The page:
Our month-long tour of iconic American landmarks and the innovative processes used to build them continues. This week, we head westward, to the Golden Gate Bridge in San Francisco, California.
Still considered among the “greatest civil engineering achievements of the 20th century” by the American Society of Civil Engineers, the Golden Gate Bridge was the longest suspension bridge in the world when it was built in the 1930s. That record has been surpassed by quite a few other bridges by now, but it’s still the 2nd longest suspension bridge in the U.S., after the Verrazano-Narrows Bridge (damn you, New York!).
While it gave up that particular crown decades ago, the Golden Gate Bridge is still a remarkable piece of engineering and construction—especially the cables that hold it up:
- The main cables, each 7,659 feet long and just over 3 feet in diameter, are still the largest bridge cables ever made. (Take that, Verrazano-Narrows!)
- Each main cable contains 27,572 parallel wires. If you laid them all out end-to-end, they’d wrap around the equator more than 3 times.
- The cables had to be built on-site, using trolleys to carry each individual wire back and forth across the channel. Then they were bound together to form the cables.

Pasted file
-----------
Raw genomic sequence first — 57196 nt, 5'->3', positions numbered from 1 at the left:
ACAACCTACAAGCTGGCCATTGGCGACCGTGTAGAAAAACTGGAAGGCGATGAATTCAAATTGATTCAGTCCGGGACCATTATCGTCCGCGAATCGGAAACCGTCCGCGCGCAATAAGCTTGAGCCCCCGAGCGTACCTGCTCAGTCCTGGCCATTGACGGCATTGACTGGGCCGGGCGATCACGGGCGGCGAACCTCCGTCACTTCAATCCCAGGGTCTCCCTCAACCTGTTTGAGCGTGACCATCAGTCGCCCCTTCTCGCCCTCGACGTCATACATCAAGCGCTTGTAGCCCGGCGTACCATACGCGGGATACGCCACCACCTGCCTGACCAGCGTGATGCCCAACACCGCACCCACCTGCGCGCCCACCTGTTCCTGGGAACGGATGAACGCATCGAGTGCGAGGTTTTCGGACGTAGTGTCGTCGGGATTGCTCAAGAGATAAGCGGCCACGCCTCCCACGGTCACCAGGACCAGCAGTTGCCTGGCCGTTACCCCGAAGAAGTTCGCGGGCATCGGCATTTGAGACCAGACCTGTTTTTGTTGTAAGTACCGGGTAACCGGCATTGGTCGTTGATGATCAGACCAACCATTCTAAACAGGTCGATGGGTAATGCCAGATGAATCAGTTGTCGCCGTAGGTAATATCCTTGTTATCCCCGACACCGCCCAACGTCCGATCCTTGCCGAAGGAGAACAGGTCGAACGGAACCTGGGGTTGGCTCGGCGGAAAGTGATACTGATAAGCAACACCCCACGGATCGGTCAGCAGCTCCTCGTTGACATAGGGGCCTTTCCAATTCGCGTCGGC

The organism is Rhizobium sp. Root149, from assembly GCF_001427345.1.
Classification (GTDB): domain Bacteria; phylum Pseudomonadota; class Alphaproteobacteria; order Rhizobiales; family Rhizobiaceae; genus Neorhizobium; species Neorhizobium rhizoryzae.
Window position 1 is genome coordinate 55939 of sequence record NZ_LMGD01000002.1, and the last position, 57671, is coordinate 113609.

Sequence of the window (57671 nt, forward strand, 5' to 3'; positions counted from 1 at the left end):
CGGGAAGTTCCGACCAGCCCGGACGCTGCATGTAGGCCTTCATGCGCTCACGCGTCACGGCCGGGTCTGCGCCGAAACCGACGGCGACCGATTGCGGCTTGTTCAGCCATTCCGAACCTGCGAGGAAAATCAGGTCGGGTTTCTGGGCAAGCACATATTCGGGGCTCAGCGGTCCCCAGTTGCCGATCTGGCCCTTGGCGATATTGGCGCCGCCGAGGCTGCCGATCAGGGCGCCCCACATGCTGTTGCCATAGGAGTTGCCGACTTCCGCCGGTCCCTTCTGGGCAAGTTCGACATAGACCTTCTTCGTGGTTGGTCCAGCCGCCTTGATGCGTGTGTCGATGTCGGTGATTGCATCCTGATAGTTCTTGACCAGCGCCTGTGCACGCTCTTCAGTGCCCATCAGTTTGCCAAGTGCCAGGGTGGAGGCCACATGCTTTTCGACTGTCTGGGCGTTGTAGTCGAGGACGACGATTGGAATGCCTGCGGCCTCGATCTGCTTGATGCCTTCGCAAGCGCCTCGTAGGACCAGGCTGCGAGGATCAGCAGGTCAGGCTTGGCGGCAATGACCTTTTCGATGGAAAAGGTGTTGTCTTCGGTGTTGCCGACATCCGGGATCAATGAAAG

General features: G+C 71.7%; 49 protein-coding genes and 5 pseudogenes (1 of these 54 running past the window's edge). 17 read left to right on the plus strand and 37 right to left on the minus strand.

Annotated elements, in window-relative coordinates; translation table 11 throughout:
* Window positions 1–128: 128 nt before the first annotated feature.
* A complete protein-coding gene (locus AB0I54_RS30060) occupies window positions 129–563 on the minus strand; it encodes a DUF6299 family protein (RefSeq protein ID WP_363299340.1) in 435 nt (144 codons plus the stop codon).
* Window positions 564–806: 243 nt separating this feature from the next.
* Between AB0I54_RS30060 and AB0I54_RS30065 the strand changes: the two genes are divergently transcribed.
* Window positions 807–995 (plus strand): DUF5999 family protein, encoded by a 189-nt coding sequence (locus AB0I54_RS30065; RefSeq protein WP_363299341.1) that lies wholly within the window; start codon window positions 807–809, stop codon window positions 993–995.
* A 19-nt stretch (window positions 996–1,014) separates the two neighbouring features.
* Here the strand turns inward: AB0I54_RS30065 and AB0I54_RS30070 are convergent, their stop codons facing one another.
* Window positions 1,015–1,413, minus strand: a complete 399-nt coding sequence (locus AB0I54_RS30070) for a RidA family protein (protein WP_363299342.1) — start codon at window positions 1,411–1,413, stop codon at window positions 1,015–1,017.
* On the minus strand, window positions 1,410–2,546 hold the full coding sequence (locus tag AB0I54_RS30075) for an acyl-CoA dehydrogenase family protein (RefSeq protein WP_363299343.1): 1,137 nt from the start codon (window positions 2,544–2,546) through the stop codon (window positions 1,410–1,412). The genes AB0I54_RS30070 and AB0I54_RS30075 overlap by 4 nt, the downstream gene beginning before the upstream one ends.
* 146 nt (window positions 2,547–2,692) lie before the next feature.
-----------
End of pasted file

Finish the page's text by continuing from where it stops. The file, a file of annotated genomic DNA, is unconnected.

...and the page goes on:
- The height of the bridge in the middle can vary by as much as 16 feet, depending on the temperature of the air, due to thermal expansion and contraction of the cables (oy, starting to feel sick thinking about that).
- The cables can bend up to 27 feet laterally in the wind (okay, definitely feeling sick now).
Cable-stayed bridges are still state-of-the-art today as a new generation of civil engineers continues to push the envelope on what’s possible. Head over to AU online and check out this class from AU 2015 about the construction of the longest cable-stayed bridge in Africa, across the Bouregreg River:
The class is taught by Arnold Ledan, the engineer responsible for the analysis and shop drawings for the project. It was up to him to make sure that the bridge design would actually be feasible in the real world. Given the complexity of the project, traditional 2D drawings simply weren’t sufficient. By creating the drawings in 3D using AutoCAD Civil 3D, Inventor, and other Autodesk software, Ledan and his team were able to identify structural problems in both the pylon and the deck designs and adapt the design before construction. I’m sure the construction team on the Golden Gate would have loved to have that, but hey, they did fine.
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